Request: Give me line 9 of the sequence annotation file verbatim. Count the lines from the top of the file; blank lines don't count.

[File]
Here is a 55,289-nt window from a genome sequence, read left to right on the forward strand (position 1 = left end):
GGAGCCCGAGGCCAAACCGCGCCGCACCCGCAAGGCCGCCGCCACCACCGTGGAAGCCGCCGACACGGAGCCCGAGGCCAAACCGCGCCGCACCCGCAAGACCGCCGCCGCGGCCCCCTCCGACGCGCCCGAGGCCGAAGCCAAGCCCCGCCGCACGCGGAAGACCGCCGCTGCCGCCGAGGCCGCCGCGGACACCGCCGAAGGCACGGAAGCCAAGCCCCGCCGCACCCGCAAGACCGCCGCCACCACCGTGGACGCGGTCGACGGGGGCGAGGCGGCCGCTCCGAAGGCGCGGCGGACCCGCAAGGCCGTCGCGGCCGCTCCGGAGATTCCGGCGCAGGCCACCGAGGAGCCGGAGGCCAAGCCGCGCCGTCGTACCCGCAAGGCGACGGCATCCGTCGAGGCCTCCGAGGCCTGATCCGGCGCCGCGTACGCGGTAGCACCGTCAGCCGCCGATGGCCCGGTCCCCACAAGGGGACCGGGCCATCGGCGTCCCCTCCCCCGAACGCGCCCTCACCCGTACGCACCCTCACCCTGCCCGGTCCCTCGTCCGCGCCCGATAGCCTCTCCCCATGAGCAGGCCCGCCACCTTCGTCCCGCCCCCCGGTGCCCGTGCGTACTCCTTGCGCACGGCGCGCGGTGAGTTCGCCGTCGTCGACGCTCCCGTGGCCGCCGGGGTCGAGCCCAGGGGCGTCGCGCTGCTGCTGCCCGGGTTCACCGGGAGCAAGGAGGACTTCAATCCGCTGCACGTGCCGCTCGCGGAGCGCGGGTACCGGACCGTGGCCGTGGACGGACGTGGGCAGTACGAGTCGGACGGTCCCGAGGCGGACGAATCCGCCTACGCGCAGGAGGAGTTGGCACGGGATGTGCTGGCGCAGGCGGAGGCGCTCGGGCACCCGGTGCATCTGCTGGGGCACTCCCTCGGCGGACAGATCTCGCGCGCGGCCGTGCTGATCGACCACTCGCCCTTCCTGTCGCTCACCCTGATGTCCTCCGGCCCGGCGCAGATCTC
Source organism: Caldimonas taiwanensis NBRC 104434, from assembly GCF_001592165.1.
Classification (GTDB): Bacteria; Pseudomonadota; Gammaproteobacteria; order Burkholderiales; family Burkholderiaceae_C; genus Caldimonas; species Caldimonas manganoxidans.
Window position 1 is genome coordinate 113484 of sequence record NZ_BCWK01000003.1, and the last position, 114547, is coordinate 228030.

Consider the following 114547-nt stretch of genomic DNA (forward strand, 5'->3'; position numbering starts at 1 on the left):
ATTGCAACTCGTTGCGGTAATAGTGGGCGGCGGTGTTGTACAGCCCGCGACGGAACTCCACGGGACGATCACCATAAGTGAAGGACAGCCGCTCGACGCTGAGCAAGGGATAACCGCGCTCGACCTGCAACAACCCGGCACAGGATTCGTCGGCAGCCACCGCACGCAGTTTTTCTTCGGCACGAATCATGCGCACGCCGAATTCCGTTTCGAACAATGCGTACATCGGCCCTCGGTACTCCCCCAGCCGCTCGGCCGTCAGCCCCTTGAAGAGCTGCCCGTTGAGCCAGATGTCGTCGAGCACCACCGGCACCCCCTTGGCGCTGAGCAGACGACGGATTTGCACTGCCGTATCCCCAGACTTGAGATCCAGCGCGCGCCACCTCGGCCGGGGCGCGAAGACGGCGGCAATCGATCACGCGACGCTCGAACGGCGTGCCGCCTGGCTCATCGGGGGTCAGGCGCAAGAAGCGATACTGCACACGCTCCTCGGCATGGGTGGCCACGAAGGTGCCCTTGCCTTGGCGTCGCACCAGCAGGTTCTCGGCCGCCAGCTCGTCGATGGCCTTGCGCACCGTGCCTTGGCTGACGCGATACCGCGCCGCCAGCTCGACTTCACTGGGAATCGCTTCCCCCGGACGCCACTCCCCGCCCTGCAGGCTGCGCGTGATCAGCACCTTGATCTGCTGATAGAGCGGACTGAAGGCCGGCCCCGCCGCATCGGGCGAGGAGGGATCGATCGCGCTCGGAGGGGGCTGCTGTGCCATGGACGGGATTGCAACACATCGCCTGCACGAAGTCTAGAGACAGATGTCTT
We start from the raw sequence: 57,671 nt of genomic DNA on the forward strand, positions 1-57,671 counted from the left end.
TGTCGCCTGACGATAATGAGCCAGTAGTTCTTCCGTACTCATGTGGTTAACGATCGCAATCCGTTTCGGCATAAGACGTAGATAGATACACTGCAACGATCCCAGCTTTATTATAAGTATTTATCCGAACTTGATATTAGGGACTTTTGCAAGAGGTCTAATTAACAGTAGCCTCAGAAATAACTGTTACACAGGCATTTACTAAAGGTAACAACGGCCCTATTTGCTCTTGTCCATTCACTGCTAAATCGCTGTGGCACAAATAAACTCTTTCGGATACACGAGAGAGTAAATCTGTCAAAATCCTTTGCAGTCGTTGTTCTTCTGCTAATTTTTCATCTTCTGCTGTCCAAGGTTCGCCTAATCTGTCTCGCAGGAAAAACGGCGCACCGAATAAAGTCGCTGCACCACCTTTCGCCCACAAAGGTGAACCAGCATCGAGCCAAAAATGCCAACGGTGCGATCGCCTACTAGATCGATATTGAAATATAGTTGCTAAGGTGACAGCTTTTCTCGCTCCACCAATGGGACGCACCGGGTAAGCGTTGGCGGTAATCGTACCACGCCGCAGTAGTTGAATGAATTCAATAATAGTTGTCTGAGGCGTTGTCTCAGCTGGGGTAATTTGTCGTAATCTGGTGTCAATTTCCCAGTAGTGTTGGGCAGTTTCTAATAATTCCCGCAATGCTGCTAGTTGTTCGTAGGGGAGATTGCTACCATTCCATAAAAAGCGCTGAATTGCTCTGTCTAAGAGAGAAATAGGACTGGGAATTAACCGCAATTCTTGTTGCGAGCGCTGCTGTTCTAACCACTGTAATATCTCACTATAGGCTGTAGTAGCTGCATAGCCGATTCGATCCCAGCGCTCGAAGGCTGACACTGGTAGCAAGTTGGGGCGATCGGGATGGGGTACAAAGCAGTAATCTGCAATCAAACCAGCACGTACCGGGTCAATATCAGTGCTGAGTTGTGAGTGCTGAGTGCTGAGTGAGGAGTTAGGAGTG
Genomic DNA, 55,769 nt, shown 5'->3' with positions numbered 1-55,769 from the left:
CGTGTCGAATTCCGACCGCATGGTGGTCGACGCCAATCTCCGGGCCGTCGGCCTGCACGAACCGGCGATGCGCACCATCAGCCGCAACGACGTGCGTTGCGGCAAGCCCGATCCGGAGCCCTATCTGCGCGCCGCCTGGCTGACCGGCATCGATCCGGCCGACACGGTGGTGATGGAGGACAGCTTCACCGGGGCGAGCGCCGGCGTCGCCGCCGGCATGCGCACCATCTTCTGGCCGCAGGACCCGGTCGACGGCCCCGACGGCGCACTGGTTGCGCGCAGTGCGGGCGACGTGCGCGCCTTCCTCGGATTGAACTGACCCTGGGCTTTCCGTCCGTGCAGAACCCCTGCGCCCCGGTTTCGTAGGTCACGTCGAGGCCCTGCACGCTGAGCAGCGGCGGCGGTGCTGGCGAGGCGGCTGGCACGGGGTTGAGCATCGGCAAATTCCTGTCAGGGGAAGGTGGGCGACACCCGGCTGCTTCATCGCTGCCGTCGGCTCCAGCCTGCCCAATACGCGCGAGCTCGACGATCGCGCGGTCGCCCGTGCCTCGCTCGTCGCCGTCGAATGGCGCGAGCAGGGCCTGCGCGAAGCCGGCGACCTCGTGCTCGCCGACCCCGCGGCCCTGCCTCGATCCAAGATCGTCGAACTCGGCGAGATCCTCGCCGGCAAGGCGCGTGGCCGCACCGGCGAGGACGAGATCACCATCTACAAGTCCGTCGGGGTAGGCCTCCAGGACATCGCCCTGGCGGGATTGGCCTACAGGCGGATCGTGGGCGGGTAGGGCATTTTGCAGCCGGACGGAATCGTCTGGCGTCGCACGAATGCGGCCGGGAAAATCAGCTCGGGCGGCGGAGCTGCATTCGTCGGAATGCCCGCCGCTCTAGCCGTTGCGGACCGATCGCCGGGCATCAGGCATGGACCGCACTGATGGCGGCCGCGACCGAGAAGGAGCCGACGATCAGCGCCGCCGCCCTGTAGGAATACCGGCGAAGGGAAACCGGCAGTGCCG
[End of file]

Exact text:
TGTCGCCTGACGATAATGAGCCAGTAGTTCTTCCGTACTCATGTGGTTAACGATCGCAATCCGTTTCGGCATAAGACGTAGATAGATACACTGCAACGATCCCAGCTTTATTATAAGTATTTATCCGAACTTGATATTAGGGACTTTTGCAAGAGGTCTAATTAACAGTAGCCTCAGAAATAACTGTTACACAGGCATTTACTAAAGGTAACAACGGCCCTATTTGCTCTTGTCCATTCACTGCTAAATCGCTGTGGCACAAATAAACTCTTTCGGATACACGAGAGAGTAAATCTGTCAAAATCCTTTGCAGTCGTTGTTCTTCTGCTAATTTTTCATCTTCTGCTGTCCAAGGTTCGCCTAATCTGTCTCGCAGGAAAAACGGCGCACCGAATAAAGTCGCTGCACCACCTTTCGCCCACAAAGGTGAACCAGCATCGAGCCAAAAATGCCAACGGTGCGATCGCCTACTAGATCGATATTGAAATATAGTTGCTAAGGTGACAGCTTTTCTCGCTCCACCAATGGGACGCACCGGGTAAGCGTTGGCGGTAATCGTACCACGCCGCAGTAGTTGAATGAATTCAATAATAGTTGTCTGAGGCGTTGTCTCAGCTGGGGTAATTTGTCGTAATCTGGTGTCAATTTCCCAGTAGTGTTGGGCAGTTTCTAATAATTCCCGCAATGCTGCTAGTTGTTCGTAGGGGAGATTGCTACCATTCCATAAAAAGCGCTGAATTGCTCTGTCTAAGAGAGAAATAGGACTGGGAATTAACCGCAATTCTTGTTGCGAGCGCTGCTGTTCTAACCACTGTAATATCTCACTATAGGCTGTAGTAGCTGCATAGCCGATTCGATCCCAGCGCTCGAAGGCTGACACTGGTAGCAAGTTGGGGCGATCGGGATGGGGTACAAAGCAGTAATCTGCAATCAAACCAGCACGTACCGGGTCAATATCAGTGCTGAGTTGTGAGTGCTGAGTGCTGAGTGAGGAGTTAGGAGTG